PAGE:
Mechanisms of B cell tolerance. II. Evidence for inhibition of antigen receptor expression as a mechanism of unresponsiveness

Klaus, G.G.; Abbas, A.K.; McElroy, P.J.

European Journal of Immunology 7(6): 387-393

1977


ISSN/ISBN: 0014-2980
PMID: 19264
DOI: 10.1002/eji.1830070612
Accession: 068518141

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Abstract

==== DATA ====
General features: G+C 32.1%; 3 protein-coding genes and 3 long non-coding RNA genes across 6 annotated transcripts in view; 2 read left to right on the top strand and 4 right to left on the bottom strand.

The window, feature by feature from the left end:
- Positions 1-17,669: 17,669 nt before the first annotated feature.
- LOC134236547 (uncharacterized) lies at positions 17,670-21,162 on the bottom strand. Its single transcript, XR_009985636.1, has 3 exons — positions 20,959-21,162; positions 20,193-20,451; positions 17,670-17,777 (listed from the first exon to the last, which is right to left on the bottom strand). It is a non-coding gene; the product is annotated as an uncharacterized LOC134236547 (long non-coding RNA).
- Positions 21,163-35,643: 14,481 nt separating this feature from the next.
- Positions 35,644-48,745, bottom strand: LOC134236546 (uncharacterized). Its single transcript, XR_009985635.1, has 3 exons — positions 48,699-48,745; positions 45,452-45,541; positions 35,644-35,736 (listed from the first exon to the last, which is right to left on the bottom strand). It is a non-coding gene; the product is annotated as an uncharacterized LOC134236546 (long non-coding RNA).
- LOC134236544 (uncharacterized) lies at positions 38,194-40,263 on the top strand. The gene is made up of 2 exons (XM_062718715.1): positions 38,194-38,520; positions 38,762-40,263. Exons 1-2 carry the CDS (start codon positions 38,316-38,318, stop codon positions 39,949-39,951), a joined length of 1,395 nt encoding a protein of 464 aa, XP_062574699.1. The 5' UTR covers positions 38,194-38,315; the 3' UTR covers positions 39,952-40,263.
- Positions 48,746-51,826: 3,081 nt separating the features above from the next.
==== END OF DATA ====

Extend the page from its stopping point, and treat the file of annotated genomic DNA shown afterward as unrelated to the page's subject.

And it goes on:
The experiments reported examined the fate and properties of antigen-binding B cells (ABC) during the induction of hapten-specific tolerance by 2,4-dinitrophenyl (DNP)-conjugated type 3 pneumococcal polysaccharide (S3). [Rabbit anti-mouse immunoglobulin was raised against 5563 myeloma protein.] After short (nontolerogenic) pulses of DNP-S3, anti-DNP Ig receptors were physically blocked by cell-bound antigen. Removal of extracellular tolerogen led to full functional recovery of ABC. After more prolonged (tolerogenic) exposures to DNP-S3 the degree of recovery of ABC following antigen-free culture was inversely related to the dose of antigen given. Regardless of the dose or duration of exposure to DNP-S3, cells initially binding antigen effectively cleared it from their membranes; after tolerogenic exposures, cells neither carried cell-bound DNP-S3, nor expressed functional receptors. Under conditions where tolerized cells recovered near normal levels of ABC after removal of extracellular antigen, these ABC appeared to display fewer receptors per cell than normal. B cell inactivation by DNP-S3 may involve the progressive and eventually irreversible inhibition of Ig receptor expression on DNP-reactive B cells, and not be due to stable blockade of receptors by cell-bound antigen. The relationship of this effect to other models of B cell inactivation (especially the similar phenomenon seen in immature B cells exposed to anti-receptor antisera) is discussed. [Sheep erythrocytes were used.].